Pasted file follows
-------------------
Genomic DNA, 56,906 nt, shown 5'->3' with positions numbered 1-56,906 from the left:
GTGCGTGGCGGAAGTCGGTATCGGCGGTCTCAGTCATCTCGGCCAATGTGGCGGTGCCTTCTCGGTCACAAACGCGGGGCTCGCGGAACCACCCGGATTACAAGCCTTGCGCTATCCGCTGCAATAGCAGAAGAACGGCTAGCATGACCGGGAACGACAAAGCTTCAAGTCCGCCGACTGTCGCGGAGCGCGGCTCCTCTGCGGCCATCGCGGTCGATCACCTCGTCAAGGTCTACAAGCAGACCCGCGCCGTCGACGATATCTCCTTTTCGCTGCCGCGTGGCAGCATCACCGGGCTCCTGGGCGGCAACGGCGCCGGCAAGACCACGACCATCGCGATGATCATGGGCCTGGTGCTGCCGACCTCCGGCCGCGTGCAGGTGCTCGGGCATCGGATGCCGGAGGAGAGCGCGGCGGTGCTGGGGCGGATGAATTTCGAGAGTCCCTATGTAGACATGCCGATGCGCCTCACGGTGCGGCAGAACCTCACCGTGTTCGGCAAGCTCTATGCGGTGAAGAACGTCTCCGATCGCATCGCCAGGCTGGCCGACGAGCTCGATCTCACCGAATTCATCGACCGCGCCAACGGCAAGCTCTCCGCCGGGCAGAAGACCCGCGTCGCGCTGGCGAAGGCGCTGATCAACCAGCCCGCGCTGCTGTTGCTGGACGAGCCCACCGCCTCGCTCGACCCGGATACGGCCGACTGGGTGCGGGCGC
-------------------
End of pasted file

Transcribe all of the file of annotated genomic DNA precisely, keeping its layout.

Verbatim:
Genomic DNA, 56,906 nt, shown 5'->3' with positions numbered 1-56,906 from the left:
GTGCGTGGCGGAAGTCGGTATCGGCGGTCTCAGTCATCTCGGCCAATGTGGCGGTGCCTTCTCGGTCACAAACGCGGGGCTCGCGGAACCACCCGGATTACAAGCCTTGCGCTATCCGCTGCAATAGCAGAAGAACGGCTAGCATGACCGGGAACGACAAAGCTTCAAGTCCGCCGACTGTCGCGGAGCGCGGCTCCTCTGCGGCCATCGCGGTCGATCACCTCGTCAAGGTCTACAAGCAGACCCGCGCCGTCGACGATATCTCCTTTTCGCTGCCGCGTGGCAGCATCACCGGGCTCCTGGGCGGCAACGGCGCCGGCAAGACCACGACCATCGCGATGATCATGGGCCTGGTGCTGCCGACCTCCGGCCGCGTGCAGGTGCTCGGGCATCGGATGCCGGAGGAGAGCGCGGCGGTGCTGGGGCGGATGAATTTCGAGAGTCCCTATGTAGACATGCCGATGCGCCTCACGGTGCGGCAGAACCTCACCGTGTTCGGCAAGCTCTATGCGGTGAAGAACGTCTCCGATCGCATCGCCAGGCTGGCCGACGAGCTCGATCTCACCGAATTCATCGACCGCGCCAACGGCAAGCTCTCCGCCGGGCAGAAGACCCGCGTCGCGCTGGCGAAGGCGCTGATCAACCAGCCCGCGCTGCTGTTGCTGGACGAGCCCACCGCCTCGCTCGACCCGGATACGGCCGACTGGGTGCGGGCGC